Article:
"Does it hurt?" asked the Rabbit.

"Sometimes," said the Skin Horse, for he was always truthful. When you are Real you don't mind being hurt."

"Does it happen all at once, like being wound up," he asked, "or bit by bit?"

"It doesn't happen all at once," said the Skin Horse. "You become real. It takes a long time. That's why it doesn't often happen to people who break easily, or have sharp edges, or who have to be carefully kept. Generally, by the time you are Real, most of your hair has been loved off, and your eyes drop out and you get loose in the joints and very shabby. But these things don't matter at all, because once you are Real you can't be ugly, except to people who don't understand."

The Velveteen Rabbit wasn't even sure what a rabbit was supposed to do. He just knew there had to be more to life than being filled with sawdust and sitting on a shelf.

Being real. That's what really matters. I don't want to wait until most of my hair has fallen out and I've lost my stuffing. I want to be real right now. So what if I don't look as shiny as the other toys in the nursery?

Yes, sometimes it is painful to become real. It takes courage. But until we do, we'll find our existence sitting on the shelves a dim reflection of the freedom and jubilant dance that God intended in the fields of life.

Join me next time as we look at a man in the Bible who learned what it meant to be real.

Let's Pray
Dear Heavenly Father, I know that You want me to be real and honest with those around me. Jesus was. He never pretended to be something that He was not and He didn't pretend not to be something that He was. I am Your child with many faults, failures and foibles. I made mistakes in my past and will make mistakes in my future. I pray that I will always have the courage to be real with those around me and never participate in religious pretending because of concern over what others may think. I'm just me: saved, sealed, delivered!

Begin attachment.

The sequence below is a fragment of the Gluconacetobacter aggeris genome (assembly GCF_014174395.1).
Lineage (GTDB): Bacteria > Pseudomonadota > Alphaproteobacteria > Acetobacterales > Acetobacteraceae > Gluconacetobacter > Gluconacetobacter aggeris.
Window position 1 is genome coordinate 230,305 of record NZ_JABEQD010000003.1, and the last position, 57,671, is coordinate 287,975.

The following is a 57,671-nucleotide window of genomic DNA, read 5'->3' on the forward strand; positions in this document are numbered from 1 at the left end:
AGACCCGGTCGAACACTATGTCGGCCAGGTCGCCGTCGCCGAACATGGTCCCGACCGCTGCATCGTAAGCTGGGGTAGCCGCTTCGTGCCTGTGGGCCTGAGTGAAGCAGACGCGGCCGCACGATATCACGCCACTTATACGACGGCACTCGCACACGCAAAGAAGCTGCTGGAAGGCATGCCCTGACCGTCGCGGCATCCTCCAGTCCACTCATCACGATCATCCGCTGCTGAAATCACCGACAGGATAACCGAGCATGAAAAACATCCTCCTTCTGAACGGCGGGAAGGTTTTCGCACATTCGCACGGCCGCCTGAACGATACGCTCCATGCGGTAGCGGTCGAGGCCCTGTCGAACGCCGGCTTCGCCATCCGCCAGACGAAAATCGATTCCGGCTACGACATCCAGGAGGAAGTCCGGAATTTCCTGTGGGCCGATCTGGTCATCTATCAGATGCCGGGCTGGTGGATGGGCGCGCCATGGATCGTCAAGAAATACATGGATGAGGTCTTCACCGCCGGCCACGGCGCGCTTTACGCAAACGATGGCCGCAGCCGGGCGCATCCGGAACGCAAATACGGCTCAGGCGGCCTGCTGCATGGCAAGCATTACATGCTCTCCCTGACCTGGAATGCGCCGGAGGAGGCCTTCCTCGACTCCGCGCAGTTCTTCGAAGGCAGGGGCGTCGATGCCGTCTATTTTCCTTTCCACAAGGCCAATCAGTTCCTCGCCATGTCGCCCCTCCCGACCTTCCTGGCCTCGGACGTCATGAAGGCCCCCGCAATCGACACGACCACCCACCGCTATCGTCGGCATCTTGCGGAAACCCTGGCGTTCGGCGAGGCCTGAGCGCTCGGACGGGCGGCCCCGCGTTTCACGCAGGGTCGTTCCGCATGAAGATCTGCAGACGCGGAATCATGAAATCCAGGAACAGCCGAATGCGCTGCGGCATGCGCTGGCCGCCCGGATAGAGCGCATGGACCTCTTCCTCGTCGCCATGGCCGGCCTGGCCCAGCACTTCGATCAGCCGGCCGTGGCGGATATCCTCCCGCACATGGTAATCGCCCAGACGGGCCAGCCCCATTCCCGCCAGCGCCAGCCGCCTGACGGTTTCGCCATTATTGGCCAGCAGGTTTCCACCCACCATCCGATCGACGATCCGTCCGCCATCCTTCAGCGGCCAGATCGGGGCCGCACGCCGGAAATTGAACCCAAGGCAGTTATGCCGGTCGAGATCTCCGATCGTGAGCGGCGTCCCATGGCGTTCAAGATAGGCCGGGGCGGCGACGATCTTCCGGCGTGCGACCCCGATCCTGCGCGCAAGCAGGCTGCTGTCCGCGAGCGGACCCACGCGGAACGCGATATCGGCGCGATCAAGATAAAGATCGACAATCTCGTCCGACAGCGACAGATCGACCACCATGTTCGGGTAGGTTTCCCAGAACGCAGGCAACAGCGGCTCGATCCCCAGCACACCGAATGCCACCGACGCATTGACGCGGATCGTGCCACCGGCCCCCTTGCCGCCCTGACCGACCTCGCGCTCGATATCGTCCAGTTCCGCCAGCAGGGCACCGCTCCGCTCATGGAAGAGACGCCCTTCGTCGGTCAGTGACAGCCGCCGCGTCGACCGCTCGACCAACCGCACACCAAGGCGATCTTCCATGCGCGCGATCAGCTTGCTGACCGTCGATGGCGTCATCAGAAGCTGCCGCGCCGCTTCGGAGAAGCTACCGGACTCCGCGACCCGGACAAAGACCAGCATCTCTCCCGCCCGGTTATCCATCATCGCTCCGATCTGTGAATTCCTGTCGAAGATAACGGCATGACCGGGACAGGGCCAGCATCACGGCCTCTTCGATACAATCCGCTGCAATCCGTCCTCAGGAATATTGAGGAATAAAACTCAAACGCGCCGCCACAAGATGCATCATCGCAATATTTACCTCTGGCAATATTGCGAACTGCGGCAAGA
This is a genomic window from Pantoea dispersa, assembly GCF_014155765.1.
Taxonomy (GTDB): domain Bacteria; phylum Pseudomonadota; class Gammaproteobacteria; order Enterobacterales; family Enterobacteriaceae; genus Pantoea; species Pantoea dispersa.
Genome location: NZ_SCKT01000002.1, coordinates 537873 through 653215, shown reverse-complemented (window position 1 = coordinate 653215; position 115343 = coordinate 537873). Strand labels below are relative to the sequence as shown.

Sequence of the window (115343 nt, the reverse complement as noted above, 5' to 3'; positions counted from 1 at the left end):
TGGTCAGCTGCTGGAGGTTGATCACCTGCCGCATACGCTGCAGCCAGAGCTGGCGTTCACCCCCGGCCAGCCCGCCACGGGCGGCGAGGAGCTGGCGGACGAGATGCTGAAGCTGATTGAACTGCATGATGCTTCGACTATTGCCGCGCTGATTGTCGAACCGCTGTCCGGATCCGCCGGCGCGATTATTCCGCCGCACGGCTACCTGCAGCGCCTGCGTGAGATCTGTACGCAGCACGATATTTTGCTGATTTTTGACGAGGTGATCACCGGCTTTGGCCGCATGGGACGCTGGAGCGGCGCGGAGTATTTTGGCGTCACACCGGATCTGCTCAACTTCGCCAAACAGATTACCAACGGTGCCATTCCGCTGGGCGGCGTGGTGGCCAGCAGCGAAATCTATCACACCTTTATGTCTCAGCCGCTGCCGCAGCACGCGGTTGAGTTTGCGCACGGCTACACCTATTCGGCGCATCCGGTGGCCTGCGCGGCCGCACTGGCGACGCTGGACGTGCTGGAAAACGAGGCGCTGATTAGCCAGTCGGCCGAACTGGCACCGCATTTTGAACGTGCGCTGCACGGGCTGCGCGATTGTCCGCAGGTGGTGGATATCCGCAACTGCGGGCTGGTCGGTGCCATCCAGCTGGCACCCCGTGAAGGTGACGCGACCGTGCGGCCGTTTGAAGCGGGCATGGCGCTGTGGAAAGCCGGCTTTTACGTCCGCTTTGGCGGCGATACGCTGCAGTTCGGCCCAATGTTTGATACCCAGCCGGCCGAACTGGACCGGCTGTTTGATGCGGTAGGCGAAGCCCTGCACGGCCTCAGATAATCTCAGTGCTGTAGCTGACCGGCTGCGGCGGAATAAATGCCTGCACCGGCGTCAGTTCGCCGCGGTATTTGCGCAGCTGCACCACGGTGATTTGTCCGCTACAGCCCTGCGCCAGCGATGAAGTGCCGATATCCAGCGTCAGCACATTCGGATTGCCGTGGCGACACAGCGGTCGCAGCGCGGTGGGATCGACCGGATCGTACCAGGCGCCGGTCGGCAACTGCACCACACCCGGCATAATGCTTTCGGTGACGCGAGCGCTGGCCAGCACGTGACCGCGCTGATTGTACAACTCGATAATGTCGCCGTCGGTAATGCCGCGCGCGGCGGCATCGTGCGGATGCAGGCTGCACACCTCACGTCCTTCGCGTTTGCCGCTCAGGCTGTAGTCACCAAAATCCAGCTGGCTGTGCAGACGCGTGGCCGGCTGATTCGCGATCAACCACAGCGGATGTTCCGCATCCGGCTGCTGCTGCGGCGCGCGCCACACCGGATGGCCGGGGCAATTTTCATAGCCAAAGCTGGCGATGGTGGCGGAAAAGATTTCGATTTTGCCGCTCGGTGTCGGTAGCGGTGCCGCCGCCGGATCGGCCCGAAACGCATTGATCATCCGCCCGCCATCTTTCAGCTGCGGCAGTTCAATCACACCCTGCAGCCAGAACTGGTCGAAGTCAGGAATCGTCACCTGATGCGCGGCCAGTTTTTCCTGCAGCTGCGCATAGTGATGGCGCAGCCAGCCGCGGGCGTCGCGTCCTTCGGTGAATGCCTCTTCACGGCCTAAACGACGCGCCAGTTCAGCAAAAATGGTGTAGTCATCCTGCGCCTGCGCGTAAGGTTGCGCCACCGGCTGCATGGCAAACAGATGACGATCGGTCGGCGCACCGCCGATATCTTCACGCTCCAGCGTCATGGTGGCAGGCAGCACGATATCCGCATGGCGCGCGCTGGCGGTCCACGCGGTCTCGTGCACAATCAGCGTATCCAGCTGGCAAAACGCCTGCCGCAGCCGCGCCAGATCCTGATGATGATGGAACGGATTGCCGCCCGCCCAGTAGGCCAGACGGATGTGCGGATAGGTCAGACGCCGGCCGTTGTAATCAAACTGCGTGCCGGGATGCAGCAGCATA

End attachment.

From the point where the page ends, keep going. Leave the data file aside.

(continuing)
In Jesus' Name,


Girlfriends in God
P.O. Box 725
Matthews, NC 28106

Strength Comes with Waiting
Dr. Charles Stanley

Isaiah 40:28-31

Exhaustion is a by-product of overcommitted schedules and never-ending responsibilities. In an effort to accomplish all that is expected, we often try to move faster and cram in more by multitasking. But in the process, we end up emotionally and physically fatigued. The Lord offers a radically different mode of living and grants renewed strength and stamina.

Those who wait upon the Lord are promised His supernatural energy. In fact, Scripture says it will surpass the natural strength and endurance of the young. Access to this divine power is achieved not by moving faster but by going slower—stopping to take time to focus on the Father, seek His direction, and ask for His strength to accomplish what He is calling you to do.

Earlier in my life, I wore myself out by impatiently pushing ahead, trying to do ministry in my own way and time. Since then, I have learned that when I pause and humble myself, admitting that I have no strength without Him, the Lord sustains me with both emotional and spiritual energy. There is no human explanation for what God is willing and able to do in a yielded human body. His Holy Spirit is like the wind beneath our wings, enabling us to soar like eagles.

The next time you are at the point of exhaustion, take some time out to focus on the Lord. Are you walking in step with Him, or have you gone ahead on your own? Align your pace with His, and take the energy He freely offers to those who walk obediently in His will.

For more biblical teaching and resources from Dr. Charles Stanley, please visit www.intouch.org.